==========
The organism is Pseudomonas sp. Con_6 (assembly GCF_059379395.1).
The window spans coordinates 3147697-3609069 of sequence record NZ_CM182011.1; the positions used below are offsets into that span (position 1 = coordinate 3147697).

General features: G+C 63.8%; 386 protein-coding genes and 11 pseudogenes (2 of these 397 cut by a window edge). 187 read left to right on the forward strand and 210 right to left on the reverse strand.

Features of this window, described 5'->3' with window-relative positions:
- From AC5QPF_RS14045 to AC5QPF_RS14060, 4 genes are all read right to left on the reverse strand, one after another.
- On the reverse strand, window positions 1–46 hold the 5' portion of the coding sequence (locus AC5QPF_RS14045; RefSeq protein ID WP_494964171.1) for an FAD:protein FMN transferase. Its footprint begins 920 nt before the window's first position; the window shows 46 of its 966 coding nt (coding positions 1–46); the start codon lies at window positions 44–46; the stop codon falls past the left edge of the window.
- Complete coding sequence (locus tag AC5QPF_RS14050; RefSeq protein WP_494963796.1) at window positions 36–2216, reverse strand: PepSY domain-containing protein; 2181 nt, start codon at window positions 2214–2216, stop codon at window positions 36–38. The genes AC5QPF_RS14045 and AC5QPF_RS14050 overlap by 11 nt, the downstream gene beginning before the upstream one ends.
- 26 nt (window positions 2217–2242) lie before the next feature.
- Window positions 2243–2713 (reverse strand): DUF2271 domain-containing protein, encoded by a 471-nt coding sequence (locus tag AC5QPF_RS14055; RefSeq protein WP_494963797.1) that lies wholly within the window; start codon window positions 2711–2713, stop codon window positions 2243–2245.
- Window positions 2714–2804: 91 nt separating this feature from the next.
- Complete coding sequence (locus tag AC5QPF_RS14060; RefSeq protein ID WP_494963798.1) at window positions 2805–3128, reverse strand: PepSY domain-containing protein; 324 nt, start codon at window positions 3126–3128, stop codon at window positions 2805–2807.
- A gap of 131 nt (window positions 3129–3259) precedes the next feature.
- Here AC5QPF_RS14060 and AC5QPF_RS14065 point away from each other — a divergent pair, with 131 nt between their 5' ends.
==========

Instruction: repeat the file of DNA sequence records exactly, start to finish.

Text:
The organism is Pseudomonas sp. Con_6 (assembly GCF_059379395.1).
The window spans coordinates 3147697-3609069 of sequence record NZ_CM182011.1; the positions used below are offsets into that span (position 1 = coordinate 3147697).

General features: G+C 63.8%; 386 protein-coding genes and 11 pseudogenes (2 of these 397 cut by a window edge). 187 read left to right on the forward strand and 210 right to left on the reverse strand.

Features of this window, described 5'->3' with window-relative positions:
- From AC5QPF_RS14045 to AC5QPF_RS14060, 4 genes are all read right to left on the reverse strand, one after another.
- On the reverse strand, window positions 1–46 hold the 5' portion of the coding sequence (locus AC5QPF_RS14045; RefSeq protein ID WP_494964171.1) for an FAD:protein FMN transferase. Its footprint begins 920 nt before the window's first position; the window shows 46 of its 966 coding nt (coding positions 1–46); the start codon lies at window positions 44–46; the stop codon falls past the left edge of the window.
- Complete coding sequence (locus tag AC5QPF_RS14050; RefSeq protein WP_494963796.1) at window positions 36–2216, reverse strand: PepSY domain-containing protein; 2181 nt, start codon at window positions 2214–2216, stop codon at window positions 36–38. The genes AC5QPF_RS14045 and AC5QPF_RS14050 overlap by 11 nt, the downstream gene beginning before the upstream one ends.
- 26 nt (window positions 2217–2242) lie before the next feature.
- Window positions 2243–2713 (reverse strand): DUF2271 domain-containing protein, encoded by a 471-nt coding sequence (locus tag AC5QPF_RS14055; RefSeq protein WP_494963797.1) that lies wholly within the window; start codon window positions 2711–2713, stop codon window positions 2243–2245.
- Window positions 2714–2804: 91 nt separating this feature from the next.
- Complete coding sequence (locus tag AC5QPF_RS14060; RefSeq protein ID WP_494963798.1) at window positions 2805–3128, reverse strand: PepSY domain-containing protein; 324 nt, start codon at window positions 3126–3128, stop codon at window positions 2805–2807.
- A gap of 131 nt (window positions 3129–3259) precedes the next feature.
- Here AC5QPF_RS14060 and AC5QPF_RS14065 point away from each other — a divergent pair, with 131 nt between their 5' ends.